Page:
11. Wend your way through towering fern trees
Image: Dearna Bond
In the foothills of kunanyi/Mount Wellington, Fern Tree Park features serene forest walks and picnic spots. The Fern Tree to The Springs Loop is a popular route, traversing 3.9 kilometres through moss-covered gullies. Admire the cascades at Silver Falls before reaching The Springs – a historic lookout point over the city.
12. Consider modern works at Contemporary Art Tasmania
Contemporary Art Tasmania slots nicely into the trendy surrounds of North Hobart. Featuring stimulating exhibitions dedicated to modern and experimental art, the gallery is a crucial cornerstone for Tassie’s creative community. Open during exhibition dates, six major shows are presented yearly at no cost to the public.
13. Picnic in St David’s Park
Image: Alastair Bett
Bordering the city centre, St David’s Park is unbeatable for a sunny afternoon picnic. Loaded with history (it was Hobart’s first burial ground!) and adorned with pristine gardens, you won’t find many better spots for al fresco snacking. Also of interest, the Free Hobart Walking Tour departs from this very location.
14. Capture the scenery at Strickland Falls
You don’t have to trek deep into the wilderness to see striking waterfalls. At a 15-minute drive from Hobart CBD, Strickland Falls is ideal for the not-so-adventurous. If you have more energy to burn, walk a little further up the Rivulet Track to reach the impressive O’Gradys Falls.
15. Get to know local artists at Salamanca Arts Centre
Image: Alastair Bett
Located in Hobart’s historic wharf, Salamanca Arts Centre has formed part of the city’s creative bedrock since 1976. Many of Tasmania’s most respected artists now operate from within its walls, and a selection of dynamic exhibition spaces welcome visitors to admire their work. Most exhibitions are free to visit.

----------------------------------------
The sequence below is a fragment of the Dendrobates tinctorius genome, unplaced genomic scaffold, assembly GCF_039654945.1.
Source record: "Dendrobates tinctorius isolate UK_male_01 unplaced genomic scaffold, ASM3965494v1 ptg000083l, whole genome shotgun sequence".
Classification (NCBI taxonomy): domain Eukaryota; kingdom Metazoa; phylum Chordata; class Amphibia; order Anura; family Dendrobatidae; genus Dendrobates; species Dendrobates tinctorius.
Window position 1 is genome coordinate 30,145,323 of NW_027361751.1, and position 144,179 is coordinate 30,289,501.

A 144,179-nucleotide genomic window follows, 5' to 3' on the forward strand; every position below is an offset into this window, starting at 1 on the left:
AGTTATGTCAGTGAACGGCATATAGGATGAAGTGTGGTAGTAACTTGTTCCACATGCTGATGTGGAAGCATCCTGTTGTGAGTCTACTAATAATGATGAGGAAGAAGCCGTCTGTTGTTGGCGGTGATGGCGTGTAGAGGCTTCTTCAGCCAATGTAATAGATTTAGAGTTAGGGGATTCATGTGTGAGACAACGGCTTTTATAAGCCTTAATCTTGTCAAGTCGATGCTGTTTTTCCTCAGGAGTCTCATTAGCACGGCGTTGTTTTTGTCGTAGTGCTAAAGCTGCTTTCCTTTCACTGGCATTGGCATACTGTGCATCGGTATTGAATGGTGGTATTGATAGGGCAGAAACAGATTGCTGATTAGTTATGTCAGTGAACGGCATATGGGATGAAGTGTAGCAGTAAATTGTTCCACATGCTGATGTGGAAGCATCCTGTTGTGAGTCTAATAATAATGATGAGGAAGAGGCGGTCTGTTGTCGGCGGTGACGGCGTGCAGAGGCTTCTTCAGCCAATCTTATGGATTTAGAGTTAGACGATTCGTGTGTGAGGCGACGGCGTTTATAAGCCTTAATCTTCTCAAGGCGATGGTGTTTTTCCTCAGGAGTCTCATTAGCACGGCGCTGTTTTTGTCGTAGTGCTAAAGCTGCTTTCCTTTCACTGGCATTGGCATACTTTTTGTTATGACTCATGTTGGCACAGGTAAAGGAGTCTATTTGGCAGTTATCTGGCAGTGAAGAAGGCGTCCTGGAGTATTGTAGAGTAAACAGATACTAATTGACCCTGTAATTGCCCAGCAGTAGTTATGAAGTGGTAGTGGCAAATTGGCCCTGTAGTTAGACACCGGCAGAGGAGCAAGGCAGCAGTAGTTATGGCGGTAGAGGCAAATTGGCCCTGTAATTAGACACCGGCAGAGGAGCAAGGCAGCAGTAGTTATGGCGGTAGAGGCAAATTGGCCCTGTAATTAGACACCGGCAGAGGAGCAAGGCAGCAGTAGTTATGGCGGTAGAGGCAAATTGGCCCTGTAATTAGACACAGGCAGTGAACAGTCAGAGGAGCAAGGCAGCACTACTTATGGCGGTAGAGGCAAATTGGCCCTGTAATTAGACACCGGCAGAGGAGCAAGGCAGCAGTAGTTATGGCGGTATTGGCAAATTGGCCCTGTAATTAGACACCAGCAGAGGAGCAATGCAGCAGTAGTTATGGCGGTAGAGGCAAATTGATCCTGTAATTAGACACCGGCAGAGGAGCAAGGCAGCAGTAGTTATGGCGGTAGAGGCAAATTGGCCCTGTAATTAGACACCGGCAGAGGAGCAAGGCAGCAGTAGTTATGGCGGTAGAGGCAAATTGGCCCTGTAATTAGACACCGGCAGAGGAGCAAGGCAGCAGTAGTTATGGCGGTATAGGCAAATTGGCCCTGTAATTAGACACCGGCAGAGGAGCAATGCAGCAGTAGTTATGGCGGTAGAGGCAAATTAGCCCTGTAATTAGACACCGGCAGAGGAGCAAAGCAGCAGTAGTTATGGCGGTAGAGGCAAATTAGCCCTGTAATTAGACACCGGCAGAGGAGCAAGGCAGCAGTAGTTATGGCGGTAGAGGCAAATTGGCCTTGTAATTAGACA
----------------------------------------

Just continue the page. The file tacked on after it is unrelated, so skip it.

16. Discover platypus along the Hobart Rivulet Walk
Reaching from the CBD to the base of kunanyi/Mount Wellington, the Hobart Rivulet Walk is perfect for an easygoing trek on foot or two wheels. Follow along a waterway that once provided locals with drinking water while keeping your eyes peeled for platypus in the riverbed.
17. Chat with artisan producers at Farm Gate Market
Image: Tourism Australia
Held weekly on Sunday mornings, Farm Gate Market is the best place to meet and greet Tassie’s top makers and producers. Set along Bathurst Street in the CBD, you’ll find eclectic stalls dedicated to fresh produce, artisan goods, international street food and more.
18. Escape the city at Waterworks Reserve
Developed in the 1860s, Waterworks Reserve is where many Hobartians reconnect with nature. While swimming isn’t allowed in either dam, bushland tracks teeming with native birds and marsupials sprawl in every direction. Plus, on-site barbecues let you make the most of the tranquillity with a tasty feast.
19. See breathtaking views along Tasman Bridge
Image: Events Tasmania and Alastair Bett
The Tasman Bridge is one of Hobart's defining landmarks, connecting its east and west shores. At either end, parks and lookout points provide spectacular river and mountain views. Meanwhile, the bridge dazzles onlookers after dark with almost 2,000 colourful LED lights.
20. Challenge yourself on the Cathedral Rock Track
While there are plenty of beginner-friendly treks to explore near Hobart, the Cathedral Rock Track is bound to give experienced hikers a stern test. Winding your way up a craggy 8.7-kilometre out-and-back trail, the summit’s dolerite columns and sweeping views will fully reward your efforts.
Words: Hudson Brown